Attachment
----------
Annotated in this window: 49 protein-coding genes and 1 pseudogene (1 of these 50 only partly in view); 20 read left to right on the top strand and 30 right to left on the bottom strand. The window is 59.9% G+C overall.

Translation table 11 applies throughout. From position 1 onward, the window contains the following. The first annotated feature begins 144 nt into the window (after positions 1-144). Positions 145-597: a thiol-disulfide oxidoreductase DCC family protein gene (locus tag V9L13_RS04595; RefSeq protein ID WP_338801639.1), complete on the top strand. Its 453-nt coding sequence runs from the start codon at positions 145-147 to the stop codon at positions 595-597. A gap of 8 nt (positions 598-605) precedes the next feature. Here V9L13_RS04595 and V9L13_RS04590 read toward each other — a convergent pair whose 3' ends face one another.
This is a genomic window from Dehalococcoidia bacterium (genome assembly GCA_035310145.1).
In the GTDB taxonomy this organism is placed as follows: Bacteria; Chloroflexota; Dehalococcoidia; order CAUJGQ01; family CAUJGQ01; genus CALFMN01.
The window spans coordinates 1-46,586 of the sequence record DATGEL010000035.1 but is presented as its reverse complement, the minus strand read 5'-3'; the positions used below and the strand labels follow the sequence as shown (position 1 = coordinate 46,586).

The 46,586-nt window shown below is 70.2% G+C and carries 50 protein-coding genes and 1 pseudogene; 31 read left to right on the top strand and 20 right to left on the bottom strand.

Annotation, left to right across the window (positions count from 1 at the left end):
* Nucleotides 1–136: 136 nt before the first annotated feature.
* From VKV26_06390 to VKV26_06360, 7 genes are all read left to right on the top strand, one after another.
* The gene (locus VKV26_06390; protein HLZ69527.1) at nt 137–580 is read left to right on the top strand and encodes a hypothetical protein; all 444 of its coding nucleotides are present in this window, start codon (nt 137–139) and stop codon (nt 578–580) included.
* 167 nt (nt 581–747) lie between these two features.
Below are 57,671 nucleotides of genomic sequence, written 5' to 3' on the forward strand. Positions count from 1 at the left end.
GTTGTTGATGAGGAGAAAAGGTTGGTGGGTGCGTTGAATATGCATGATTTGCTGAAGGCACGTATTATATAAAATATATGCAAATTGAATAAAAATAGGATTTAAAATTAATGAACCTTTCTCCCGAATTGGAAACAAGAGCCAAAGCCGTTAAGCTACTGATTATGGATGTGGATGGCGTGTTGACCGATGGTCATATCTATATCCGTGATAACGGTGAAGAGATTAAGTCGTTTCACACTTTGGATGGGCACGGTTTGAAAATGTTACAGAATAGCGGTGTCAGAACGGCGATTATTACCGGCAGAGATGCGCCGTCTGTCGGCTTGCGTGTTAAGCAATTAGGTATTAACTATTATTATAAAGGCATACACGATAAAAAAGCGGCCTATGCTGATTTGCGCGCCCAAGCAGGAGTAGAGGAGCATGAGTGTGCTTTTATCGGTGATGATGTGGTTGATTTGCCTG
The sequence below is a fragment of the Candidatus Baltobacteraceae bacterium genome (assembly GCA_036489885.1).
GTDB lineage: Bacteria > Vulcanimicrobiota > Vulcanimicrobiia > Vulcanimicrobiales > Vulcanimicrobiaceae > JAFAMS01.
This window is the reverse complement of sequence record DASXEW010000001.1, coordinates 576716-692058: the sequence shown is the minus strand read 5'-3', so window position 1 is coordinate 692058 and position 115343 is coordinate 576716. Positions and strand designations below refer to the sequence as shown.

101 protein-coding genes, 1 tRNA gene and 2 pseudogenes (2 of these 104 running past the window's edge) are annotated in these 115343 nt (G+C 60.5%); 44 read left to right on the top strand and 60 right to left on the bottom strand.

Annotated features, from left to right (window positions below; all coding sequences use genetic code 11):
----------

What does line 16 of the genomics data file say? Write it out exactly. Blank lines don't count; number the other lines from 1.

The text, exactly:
This window is the reverse complement of sequence record DASXEW010000001.1, coordinates 576716-692058: the sequence shown is the minus strand read 5'-3', so window position 1 is coordinate 692058 and position 115343 is coordinate 576716. Positions and strand designations below refer to the sequence as shown.